What is your most difficult writing obstacle, and how do you overcome it?  Sometimes, it is being able to focus. Like right now. Life is hitting and I am having a hard time thinking of much else.  I am praying a lot, mostly about the situation because I’m not on a deadline at the moment.  If I was on deadline, I’d be praying for my writing, too.
Where do you like to write?  In the living room, surrounded by my family.

If someone else were sitting at your desk right now, what would they see?  A mess. My son has rearranged the living room so I have my own “office.” He has the loveseat in front of my computer desk, a bookcase with the homeschool books and supplies beside me on one side, another desk with a printer and paper supplies on the other side. My computer desk is loaded down with newspaper clippings my aunt sent, a book review calendar, pens, and other miscellaneous junk.

Has there been a time in your own life where you could really sense God was putting you in a situation for a reason?   Yes. I think it’s because the rough situations cause me to grow as a person, as a writer, and as a Christian.
What’s on the horizon for you?  What will you be writing next? 
Right now I have started working on a proposal for another Amish series, also set in Jamesport. I have written about 200 words. I asked my husband to read over them to see if it “grabbed” him and he said “Can I read the synopsis first?” And I said “No. There isn’t a synopsis.”  He said, “Isn’t that supposed to come first?” And I laughed.  He did read my 200 words. And then went out to try an experiment to see if what I wrote actually worked.

How do you choose between ideas you’d like to write about?  I do have some ideas written down in a file, but for this particular series I came up with three new ones.

What are your hobbies, besides writing and reading?   My family. Spending time with them, however. We have Monopoly tournaments that I usually lose, Scrabble tournaments where I can usually hold my own (depending on the letters I draw) and other things. 

Award winning author, Laura Hilton, her husband, Steve, and three of their children make their home in Arkansas. She is a pastor’s wife, a stay-at-home mom and home-schools. Laura is also a breast cancer survivor. Laura also  has two adult children.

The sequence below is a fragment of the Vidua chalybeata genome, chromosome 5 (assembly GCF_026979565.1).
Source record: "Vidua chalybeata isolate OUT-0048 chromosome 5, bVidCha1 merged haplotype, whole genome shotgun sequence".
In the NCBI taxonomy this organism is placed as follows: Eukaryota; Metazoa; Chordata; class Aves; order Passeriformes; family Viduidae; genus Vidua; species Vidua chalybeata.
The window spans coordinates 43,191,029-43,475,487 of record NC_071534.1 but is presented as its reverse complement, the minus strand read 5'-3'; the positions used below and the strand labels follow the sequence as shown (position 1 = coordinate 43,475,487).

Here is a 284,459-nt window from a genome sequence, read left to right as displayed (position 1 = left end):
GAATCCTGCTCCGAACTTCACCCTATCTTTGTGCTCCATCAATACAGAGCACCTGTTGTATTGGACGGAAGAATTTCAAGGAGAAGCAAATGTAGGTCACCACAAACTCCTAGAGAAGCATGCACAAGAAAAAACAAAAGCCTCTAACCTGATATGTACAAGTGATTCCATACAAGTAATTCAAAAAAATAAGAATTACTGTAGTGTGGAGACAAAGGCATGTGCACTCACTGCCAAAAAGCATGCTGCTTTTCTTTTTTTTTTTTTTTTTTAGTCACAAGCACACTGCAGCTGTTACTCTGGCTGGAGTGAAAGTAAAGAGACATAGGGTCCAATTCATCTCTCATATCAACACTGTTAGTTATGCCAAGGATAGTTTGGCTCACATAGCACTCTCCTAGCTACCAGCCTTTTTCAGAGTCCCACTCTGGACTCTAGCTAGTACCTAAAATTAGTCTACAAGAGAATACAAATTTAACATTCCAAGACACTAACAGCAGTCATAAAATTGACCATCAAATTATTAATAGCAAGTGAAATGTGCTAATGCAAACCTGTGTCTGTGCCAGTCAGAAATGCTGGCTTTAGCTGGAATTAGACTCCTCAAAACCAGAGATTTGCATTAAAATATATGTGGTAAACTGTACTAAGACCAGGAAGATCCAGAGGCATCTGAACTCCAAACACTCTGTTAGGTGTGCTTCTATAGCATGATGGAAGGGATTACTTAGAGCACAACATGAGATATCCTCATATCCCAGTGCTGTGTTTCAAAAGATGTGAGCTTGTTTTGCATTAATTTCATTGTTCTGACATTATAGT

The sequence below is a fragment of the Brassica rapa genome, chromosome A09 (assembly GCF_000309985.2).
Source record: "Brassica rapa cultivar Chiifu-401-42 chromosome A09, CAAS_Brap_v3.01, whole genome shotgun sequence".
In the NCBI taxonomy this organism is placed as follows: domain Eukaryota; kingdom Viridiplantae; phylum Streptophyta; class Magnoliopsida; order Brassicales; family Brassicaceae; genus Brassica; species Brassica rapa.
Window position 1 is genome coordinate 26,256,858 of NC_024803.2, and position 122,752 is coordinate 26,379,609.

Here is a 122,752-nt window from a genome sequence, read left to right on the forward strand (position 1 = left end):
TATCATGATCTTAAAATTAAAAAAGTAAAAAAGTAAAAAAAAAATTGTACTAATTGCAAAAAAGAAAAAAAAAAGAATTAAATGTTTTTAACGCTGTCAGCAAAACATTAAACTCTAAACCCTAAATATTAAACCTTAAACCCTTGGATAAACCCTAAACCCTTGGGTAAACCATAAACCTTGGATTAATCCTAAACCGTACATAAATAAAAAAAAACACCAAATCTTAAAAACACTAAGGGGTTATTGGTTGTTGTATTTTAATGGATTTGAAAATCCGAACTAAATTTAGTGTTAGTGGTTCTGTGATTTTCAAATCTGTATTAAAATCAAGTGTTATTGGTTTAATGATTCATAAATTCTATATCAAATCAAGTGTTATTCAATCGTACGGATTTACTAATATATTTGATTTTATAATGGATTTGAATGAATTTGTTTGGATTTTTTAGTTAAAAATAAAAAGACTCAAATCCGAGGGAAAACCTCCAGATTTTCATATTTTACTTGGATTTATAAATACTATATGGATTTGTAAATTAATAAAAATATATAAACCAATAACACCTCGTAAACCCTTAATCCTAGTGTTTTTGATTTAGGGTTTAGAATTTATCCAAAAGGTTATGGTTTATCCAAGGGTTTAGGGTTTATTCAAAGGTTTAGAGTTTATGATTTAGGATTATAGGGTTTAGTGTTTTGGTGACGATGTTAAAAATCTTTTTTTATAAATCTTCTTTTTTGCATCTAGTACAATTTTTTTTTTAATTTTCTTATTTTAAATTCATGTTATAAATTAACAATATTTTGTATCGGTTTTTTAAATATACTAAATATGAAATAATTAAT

twitter: @Laura_V_Hilton

Her publishing credits include three books in the Amish of Seymour series from Whitaker House: Patchwork Dreams, A Harvest of Hearts (winner of the 2012 Clash of the Titles Award in two categories), and Promised to Another. The Amish of Webster County series, Healing Love (finalist for the 2013 Christian Retail Awards). Surrendered Love and Awakened Love followed by her first Christmas novel, A White Christmas in Webster County, as well as a three book Amish series with Whitaker House, The Amish of Jamesport series, The Snow Globe, The Postcard in April 2015, and The Bird House in September 2015. Other credits include Swept Away from Abingdon Press. Laura is a member of American Christian Fiction Writers and a professional book reviewer.

Friday, December 5, 2014

At First I Panic

I wish we could put up some of the Christmas spirit in jars and open a jar every month.   
–Harlan Miller

It happens every year. About mid-November a switch flips inside me. At first I panic.

So much to do:
  • decorate
  • make gifts
  • buy gifts
  • wrap gifts
  • bake
  • send cards, etc.
Christmas lurks around Thanksgiving’s corner.

How do I handle the panic?
  • focus and pray
  • stop and enjoy Thanksgiving
  • remember the reason for the season
  • make lists
  • enlist help
  • listen to Christmas music or whatever music brings joy
  • read a Christmas book
  • read the Christmas story
  • simplify
  • enjoy the people I love
  • give things away
  • give to a good cause
  • cherish the memories created
Have a Happy Christmas season!